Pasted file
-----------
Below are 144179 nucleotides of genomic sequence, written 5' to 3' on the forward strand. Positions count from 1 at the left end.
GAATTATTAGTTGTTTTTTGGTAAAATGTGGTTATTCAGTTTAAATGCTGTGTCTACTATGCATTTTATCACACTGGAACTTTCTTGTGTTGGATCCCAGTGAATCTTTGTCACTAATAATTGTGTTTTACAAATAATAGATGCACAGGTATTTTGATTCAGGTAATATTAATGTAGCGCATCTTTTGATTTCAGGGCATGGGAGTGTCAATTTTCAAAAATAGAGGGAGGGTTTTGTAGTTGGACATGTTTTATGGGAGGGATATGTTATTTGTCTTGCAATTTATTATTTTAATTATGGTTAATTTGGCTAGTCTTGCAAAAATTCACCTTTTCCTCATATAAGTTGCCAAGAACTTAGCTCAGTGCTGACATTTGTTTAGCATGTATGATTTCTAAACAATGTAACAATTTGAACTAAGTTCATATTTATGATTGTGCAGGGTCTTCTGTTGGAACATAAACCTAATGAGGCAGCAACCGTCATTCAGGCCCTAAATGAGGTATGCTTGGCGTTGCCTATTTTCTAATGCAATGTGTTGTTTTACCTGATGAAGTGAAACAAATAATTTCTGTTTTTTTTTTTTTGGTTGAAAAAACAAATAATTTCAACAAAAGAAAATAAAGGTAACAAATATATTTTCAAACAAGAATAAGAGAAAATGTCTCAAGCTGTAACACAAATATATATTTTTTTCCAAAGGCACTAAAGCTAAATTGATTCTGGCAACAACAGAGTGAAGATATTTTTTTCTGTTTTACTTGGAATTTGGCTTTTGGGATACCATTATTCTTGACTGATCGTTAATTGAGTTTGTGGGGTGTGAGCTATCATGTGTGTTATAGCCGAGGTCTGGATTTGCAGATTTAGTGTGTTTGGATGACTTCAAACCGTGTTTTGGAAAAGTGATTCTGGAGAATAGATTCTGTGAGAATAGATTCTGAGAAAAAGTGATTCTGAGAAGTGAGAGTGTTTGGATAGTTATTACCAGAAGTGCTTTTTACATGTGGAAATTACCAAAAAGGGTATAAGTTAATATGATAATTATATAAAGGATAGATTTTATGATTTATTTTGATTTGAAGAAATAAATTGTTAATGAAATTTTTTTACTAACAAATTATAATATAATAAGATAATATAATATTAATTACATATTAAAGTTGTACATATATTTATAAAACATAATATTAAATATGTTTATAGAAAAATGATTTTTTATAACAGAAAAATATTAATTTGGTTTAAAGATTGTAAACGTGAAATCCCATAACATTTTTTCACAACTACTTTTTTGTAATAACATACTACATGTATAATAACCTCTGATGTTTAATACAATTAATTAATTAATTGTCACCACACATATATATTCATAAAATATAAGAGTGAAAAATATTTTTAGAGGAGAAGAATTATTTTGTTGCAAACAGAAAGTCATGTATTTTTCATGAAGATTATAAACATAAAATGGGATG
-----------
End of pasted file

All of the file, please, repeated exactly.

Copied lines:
Below are 144179 nucleotides of genomic sequence, written 5' to 3' on the forward strand. Positions count from 1 at the left end.
GAATTATTAGTTGTTTTTTGGTAAAATGTGGTTATTCAGTTTAAATGCTGTGTCTACTATGCATTTTATCACACTGGAACTTTCTTGTGTTGGATCCCAGTGAATCTTTGTCACTAATAATTGTGTTTTACAAATAATAGATGCACAGGTATTTTGATTCAGGTAATATTAATGTAGCGCATCTTTTGATTTCAGGGCATGGGAGTGTCAATTTTCAAAAATAGAGGGAGGGTTTTGTAGTTGGACATGTTTTATGGGAGGGATATGTTATTTGTCTTGCAATTTATTATTTTAATTATGGTTAATTTGGCTAGTCTTGCAAAAATTCACCTTTTCCTCATATAAGTTGCCAAGAACTTAGCTCAGTGCTGACATTTGTTTAGCATGTATGATTTCTAAACAATGTAACAATTTGAACTAAGTTCATATTTATGATTGTGCAGGGTCTTCTGTTGGAACATAAACCTAATGAGGCAGCAACCGTCATTCAGGCCCTAAATGAGGTATGCTTGGCGTTGCCTATTTTCTAATGCAATGTGTTGTTTTACCTGATGAAGTGAAACAAATAATTTCTGTTTTTTTTTTTTTGGTTGAAAAAACAAATAATTTCAACAAAAGAAAATAAAGGTAACAAATATATTTTCAAACAAGAATAAGAGAAAATGTCTCAAGCTGTAACACAAATATATATTTTTTTCCAAAGGCACTAAAGCTAAATTGATTCTGGCAACAACAGAGTGAAGATATTTTTTTCTGTTTTACTTGGAATTTGGCTTTTGGGATACCATTATTCTTGACTGATCGTTAATTGAGTTTGTGGGGTGTGAGCTATCATGTGTGTTATAGCCGAGGTCTGGATTTGCAGATTTAGTGTGTTTGGATGACTTCAAACCGTGTTTTGGAAAAGTGATTCTGGAGAATAGATTCTGTGAGAATAGATTCTGAGAAAAAGTGATTCTGAGAAGTGAGAGTGTTTGGATAGTTATTACCAGAAGTGCTTTTTACATGTGGAAATTACCAAAAAGGGTATAAGTTAATATGATAATTATATAAAGGATAGATTTTATGATTTATTTTGATTTGAAGAAATAAATTGTTAATGAAATTTTTTTACTAACAAATTATAATATAATAAGATAATATAATATTAATTACATATTAAAGTTGTACATATATTTATAAAACATAATATTAAATATGTTTATAGAAAAATGATTTTTTATAACAGAAAAATATTAATTTGGTTTAAAGATTGTAAACGTGAAATCCCATAACATTTTTTCACAACTACTTTTTTGTAATAACATACTACATGTATAATAACCTCTGATGTTTAATACAATTAATTAATTAATTGTCACCACACATATATATTCATAAAATATAAGAGTGAAAAATATTTTTAGAGGAGAAGAATTATTTTGTTGCAAACAGAAAGTCATGTATTTTTCATGAAGATTATAAACATAAAATGGGATG